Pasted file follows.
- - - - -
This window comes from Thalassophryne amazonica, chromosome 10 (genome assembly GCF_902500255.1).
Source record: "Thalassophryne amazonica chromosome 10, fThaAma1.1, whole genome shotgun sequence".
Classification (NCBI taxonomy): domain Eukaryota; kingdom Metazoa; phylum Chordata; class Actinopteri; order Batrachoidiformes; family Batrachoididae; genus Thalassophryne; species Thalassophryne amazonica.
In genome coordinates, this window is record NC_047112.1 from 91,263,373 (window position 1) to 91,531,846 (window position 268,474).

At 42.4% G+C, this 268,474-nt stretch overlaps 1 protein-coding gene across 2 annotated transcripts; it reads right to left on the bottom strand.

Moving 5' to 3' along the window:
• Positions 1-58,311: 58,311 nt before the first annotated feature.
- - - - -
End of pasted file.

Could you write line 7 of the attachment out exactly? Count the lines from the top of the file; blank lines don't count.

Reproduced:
• Positions 1-58,311: 58,311 nt before the first annotated feature.